A woodcutter strained to saw down a tree. A young man who was watching asked “What are you doing?”
“Are you blind?” the woodcutter replied. “I’m cutting down this tree.”
The young man was unabashed. “You look exhausted! Take a break. Sharpen your saw.”
The woodcutter explained to the young man that he had been sawing for hours and did not have time to take a break.
The young man pushed back… “If you sharpen the saw, you would cut down the tree much faster.”
The woodcutter said “I don’t have time to sharpen the saw. Don’t you see I’m too busy?”
Anyway, here’s how Stephen Covey takes this story and applies it to his seventh habit.
“Sharpen the Saw means preserving and enhancing the greatest asset you have–you. It means having a balanced program for self-renewal in the four areas of your life: physical, social/emotional, mental, and spiritual. Here are some examples of activities:
|Physical:||Beneficial eating, exercising, and resting|
|Social/Emotional:||Making social and meaningful connections with others|
|Mental:||Learning, reading, writing, and teaching|
|Spiritual:||Spending time in nature, expanding spiritual self through meditation, music, art, prayer, or service|
As you renew yourself in each of the four areas, you create growth and change in your life. Sharpen the Saw keeps you fresh so you can continue to practice the other six habits. You increase your capacity to produce and handle the challenges around you. Without this renewal, the body becomes weak, the mind mechanical, the emotions raw, the spirit insensitive, and the person selfish. Not a pretty picture, is it?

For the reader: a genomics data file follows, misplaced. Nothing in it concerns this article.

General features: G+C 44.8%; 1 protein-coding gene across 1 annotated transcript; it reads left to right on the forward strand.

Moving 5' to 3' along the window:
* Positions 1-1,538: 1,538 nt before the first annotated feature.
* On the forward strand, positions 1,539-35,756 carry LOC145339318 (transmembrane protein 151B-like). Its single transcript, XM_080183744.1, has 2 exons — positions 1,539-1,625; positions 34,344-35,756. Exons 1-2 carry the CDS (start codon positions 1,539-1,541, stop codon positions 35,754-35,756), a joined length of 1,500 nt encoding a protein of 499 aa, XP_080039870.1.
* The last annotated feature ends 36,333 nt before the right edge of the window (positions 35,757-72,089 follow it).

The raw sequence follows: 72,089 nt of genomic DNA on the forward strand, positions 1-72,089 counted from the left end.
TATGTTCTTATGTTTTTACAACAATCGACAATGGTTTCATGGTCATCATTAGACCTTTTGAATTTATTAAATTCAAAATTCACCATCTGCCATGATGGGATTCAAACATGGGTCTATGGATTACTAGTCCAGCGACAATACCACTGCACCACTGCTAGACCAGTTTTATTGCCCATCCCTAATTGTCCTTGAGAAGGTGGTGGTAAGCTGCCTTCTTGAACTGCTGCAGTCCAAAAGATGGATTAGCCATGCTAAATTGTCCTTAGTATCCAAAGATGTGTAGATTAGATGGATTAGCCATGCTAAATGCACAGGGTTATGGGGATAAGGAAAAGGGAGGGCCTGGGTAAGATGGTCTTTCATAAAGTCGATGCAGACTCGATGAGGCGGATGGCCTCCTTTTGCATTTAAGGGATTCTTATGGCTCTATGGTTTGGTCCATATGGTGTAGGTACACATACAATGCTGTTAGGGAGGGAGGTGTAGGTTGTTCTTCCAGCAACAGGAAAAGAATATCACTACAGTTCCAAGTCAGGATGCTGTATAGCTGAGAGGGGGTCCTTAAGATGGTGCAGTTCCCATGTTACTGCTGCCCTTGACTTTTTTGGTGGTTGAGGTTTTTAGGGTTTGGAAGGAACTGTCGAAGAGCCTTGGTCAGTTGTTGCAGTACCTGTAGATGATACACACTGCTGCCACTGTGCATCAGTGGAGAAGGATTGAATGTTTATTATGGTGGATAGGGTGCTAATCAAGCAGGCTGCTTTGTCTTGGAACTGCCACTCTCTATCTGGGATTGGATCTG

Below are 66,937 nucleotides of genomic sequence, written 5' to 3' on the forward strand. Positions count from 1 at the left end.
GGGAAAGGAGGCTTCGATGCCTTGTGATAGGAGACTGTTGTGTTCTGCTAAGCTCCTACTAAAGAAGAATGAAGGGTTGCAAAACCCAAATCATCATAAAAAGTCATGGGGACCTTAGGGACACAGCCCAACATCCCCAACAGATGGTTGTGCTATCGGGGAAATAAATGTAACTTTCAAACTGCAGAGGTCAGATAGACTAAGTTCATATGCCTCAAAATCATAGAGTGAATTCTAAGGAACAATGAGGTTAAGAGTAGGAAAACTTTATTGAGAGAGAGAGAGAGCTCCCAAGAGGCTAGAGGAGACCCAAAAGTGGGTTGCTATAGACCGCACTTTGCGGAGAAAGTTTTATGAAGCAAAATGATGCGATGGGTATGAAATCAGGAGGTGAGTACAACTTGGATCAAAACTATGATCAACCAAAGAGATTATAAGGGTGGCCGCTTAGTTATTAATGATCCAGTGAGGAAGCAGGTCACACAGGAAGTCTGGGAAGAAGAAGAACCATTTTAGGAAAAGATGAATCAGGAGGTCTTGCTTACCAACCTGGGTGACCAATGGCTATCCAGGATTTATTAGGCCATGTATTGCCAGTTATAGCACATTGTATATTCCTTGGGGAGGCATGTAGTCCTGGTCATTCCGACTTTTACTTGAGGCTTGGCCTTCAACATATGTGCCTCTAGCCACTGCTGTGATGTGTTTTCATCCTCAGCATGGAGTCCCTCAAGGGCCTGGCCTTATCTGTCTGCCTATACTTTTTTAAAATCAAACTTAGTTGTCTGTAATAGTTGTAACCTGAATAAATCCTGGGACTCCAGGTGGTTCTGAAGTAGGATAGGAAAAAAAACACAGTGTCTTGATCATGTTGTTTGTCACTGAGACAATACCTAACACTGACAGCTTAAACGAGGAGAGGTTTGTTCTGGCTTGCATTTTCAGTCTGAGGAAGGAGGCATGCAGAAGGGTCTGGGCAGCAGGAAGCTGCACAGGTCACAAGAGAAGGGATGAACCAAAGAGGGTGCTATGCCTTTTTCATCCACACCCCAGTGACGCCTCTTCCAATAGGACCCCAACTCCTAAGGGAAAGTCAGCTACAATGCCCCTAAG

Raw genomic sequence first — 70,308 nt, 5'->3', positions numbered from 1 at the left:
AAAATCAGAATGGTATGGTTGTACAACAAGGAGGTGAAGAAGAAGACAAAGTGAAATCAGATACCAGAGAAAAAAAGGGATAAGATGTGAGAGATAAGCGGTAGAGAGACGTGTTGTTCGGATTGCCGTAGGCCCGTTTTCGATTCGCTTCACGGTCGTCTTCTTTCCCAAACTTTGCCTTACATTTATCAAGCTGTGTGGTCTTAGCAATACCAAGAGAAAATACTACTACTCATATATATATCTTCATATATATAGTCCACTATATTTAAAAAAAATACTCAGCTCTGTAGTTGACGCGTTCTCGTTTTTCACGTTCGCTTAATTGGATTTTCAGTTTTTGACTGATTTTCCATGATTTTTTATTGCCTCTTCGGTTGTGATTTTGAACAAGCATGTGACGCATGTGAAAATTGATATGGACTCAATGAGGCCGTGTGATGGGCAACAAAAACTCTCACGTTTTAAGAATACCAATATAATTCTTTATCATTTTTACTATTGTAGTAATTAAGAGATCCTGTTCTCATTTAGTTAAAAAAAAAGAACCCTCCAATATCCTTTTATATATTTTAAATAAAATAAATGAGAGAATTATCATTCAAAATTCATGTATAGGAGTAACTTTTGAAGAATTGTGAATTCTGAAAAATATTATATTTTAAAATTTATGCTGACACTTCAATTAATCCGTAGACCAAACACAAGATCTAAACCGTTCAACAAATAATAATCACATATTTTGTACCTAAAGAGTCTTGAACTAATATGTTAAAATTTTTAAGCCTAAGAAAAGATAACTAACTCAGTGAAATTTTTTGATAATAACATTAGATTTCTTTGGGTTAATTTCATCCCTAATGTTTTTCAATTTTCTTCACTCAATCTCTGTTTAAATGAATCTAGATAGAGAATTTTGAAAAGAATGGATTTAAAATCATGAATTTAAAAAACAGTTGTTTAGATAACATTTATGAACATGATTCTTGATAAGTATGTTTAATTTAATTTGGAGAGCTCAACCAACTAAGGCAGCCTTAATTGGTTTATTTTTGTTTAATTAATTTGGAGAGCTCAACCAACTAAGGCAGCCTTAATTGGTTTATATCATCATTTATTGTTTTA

Feeling good doesn’t just happen. Living a life in balance means taking the necessary time to renew yourself. It’s all up to you. You can renew yourself through relaxation. Or you can totally burn yourself out by overdoing everything. You can pamper yourself mentally and spiritually. Or you can go through life oblivious to your well-being. You can experience vibrant energy. Or you can procrastinate and miss out on the benefits of good health and exercise. You can revitalize yourself and face a new day in peace and harmony. Or you can wake up in the morning full of apathy because your get-up-and-go has got-up-and-gone. Just remember that every day provides a new opportunity for renewal–a new opportunity to recharge yourself instead of hitting the wall. All it takes is the desire, knowledge, and skill.”
Makes a lot of sense, doesn’t it?
– William Hooke